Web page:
U.S. chicken industry executives participating in a panel discussion in Washington, D.C., said they foresee a profitable start to 2011, despite worries over high grain prices and concerns about competitiveness in the global marketplace.

The panel at the National Chicken Council annual meeting addressed the profit outlook for 2011 and ‘success factors’ including grain supplies, competing proteins, global markets and competitors, the regulatory outlook, and more.

Beef, pork and chicken supplies  

Tyson Foods CEO Donnie Smith predicted a “good environment” in the U.S. meat proteins markets in 2011, with the available supply of poultry rising 2.5%.

There is not much likelihood of oversupply of meat proteins, he said, based on an outlook for the supply of beef to be down 1.5% and pork supply to be flat.

Weak economy is dampening demand  

Mike Roberts, president of food products business, Perdue Farms, said, “Unless grain prices get extremely high, the industry will grow.” The other factor that could stop growth in the near term, he said, would be a reversal in the economy.

Pilgrim’s Pride CEO Don Jackson said the economy will be the biggest factor in industry profitability 2011. “The economy is having a dampening effect on demand and continues to be a bigger factor in the market than the supply of chicken,” he said. “Supply is lower than 2008 levels, yet pricing is still extremely sensitive. There will have to be strengthening in the economy before a return to historical supply-demand relationships in the chicken business.”

Differing foodservice outlooks  

Both the Tyson and Pilgrim’s CEOs forecasted increases in foodservice demand for chicken in 2011, but Jackson’s outlook was more optimistic. He predicted a 3% year-over-year rise in foodservice demand for chicken.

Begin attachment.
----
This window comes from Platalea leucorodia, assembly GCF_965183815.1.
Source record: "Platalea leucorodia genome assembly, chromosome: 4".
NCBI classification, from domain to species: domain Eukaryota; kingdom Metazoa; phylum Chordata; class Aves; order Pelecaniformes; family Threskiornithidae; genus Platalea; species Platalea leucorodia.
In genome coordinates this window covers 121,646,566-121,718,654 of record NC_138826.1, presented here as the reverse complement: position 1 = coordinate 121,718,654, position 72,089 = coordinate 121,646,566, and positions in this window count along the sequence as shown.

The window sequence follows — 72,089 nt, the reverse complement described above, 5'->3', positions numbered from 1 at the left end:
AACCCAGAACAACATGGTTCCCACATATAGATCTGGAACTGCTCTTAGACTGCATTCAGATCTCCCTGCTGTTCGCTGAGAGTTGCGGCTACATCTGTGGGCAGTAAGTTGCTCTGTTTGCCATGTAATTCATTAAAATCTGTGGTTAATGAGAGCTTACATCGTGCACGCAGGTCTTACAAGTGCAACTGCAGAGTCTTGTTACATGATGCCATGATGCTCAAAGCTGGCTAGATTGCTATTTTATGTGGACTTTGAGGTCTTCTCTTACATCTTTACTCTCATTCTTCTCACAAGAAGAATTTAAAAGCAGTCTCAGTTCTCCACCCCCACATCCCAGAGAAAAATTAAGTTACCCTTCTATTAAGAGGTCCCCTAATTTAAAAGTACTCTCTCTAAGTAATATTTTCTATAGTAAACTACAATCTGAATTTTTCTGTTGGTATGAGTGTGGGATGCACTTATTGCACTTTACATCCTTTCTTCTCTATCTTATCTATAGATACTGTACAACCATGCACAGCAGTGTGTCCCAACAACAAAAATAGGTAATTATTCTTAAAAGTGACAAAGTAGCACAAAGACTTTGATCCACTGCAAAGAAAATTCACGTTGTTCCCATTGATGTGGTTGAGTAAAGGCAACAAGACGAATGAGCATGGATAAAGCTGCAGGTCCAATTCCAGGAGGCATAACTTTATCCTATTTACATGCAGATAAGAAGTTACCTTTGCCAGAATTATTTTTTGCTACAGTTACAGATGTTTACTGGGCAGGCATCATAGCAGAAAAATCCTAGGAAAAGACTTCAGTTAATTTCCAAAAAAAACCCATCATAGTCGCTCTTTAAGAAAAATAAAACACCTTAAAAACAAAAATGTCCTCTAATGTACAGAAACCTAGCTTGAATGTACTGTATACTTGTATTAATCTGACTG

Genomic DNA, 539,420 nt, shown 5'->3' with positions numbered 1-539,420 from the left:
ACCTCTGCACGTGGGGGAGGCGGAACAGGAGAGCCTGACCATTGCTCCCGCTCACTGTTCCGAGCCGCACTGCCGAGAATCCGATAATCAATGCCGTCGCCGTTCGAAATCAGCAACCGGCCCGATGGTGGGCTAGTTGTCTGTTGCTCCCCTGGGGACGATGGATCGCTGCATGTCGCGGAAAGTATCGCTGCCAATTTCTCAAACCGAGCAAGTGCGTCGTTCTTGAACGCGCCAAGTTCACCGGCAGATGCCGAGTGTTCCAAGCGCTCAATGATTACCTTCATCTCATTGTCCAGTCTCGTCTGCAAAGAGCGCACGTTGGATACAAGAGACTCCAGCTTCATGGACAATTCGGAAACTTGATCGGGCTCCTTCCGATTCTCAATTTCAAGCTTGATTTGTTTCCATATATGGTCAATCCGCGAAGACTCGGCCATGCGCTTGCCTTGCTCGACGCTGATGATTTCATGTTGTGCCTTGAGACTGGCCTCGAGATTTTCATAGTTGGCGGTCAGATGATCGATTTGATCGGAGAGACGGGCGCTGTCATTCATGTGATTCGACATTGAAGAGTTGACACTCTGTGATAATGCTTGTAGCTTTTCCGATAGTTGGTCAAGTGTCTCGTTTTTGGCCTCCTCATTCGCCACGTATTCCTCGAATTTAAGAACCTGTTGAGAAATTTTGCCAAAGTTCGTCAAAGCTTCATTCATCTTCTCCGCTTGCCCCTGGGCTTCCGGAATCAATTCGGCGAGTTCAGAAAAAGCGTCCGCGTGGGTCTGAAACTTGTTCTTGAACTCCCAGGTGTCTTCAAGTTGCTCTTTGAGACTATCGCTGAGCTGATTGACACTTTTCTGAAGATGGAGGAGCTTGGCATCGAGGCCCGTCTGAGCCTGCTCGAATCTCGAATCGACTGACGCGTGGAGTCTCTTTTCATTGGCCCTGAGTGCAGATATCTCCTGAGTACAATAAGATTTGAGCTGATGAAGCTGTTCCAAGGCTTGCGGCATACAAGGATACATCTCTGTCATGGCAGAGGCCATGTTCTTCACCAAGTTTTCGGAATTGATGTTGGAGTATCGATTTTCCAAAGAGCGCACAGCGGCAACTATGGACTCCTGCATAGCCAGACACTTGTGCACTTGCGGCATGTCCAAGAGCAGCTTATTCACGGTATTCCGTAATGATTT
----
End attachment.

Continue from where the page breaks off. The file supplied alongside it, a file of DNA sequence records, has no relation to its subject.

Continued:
“I think we will see year-over-year growth in foodservice demand for chicken in 2011 ranging at the bottom from 1% and for the better companies on the order of 5% and perhaps averaging about 3%,” Jackson said.

He foresees strong beef prices and increased featuring of chicken by foodservice outlets as driving the increase in demand for chicken.

1% foodservice growth a win, says Smith  

Smith forecasted only a 1% increase in same-store, traffic-driven, year-over-year sales of chicken at foodservice. He predicated his outlook on an expectation that the U.S. unemployment rate will continue in the 9.5% to 9.8% range in the immediate future.

Referring to his forecast for 1% foodservice growth, Smith said, “From where the industry has been over the last two years that is a huge win.”

Regulatory moves impact industry economics  

Jerry Lane, president, Claxton Poultry Farms, said industry production levels are headed upward but “how much upward depends on factors other than those we control in our businesses.”

There are more “unknowns” than usual affecting the business outlook, Lane said, including higher, more volatile corn prices resulting from government mandates for ethanol fuel production.

Another factor, he said, involves the proposed regulations covering poultry contracting by the Grain Inspection, Packers and Stockyards Administration (GIPSA). He speculated that the proposed rule could result in poultry companies using their limited capital for construction of company-owned growing facilities instead of for growth opportunities.

GIPSA rules threaten grower incentives, says Roberts  

Perdue’s Roberts said, “The proposed GIPSA rules are set up to reduce incentives. We are really concerned about not being able to incentivize our better producers, because we think it is going to hurt the quality of our product and the quality of the producers that we will be able to attract over the long term.


“The vagueness in terms and provisions of the proposed rule would result, we believe, in increased litigation,” he said. “And of course I think all of us understand that we spend enough time with counsel today on various subjects, but the recordkeeping required by this rule and the contract disclosures and cost justification requirements would increase and create a field day for trial lawyers and us trying to defend some of those things.”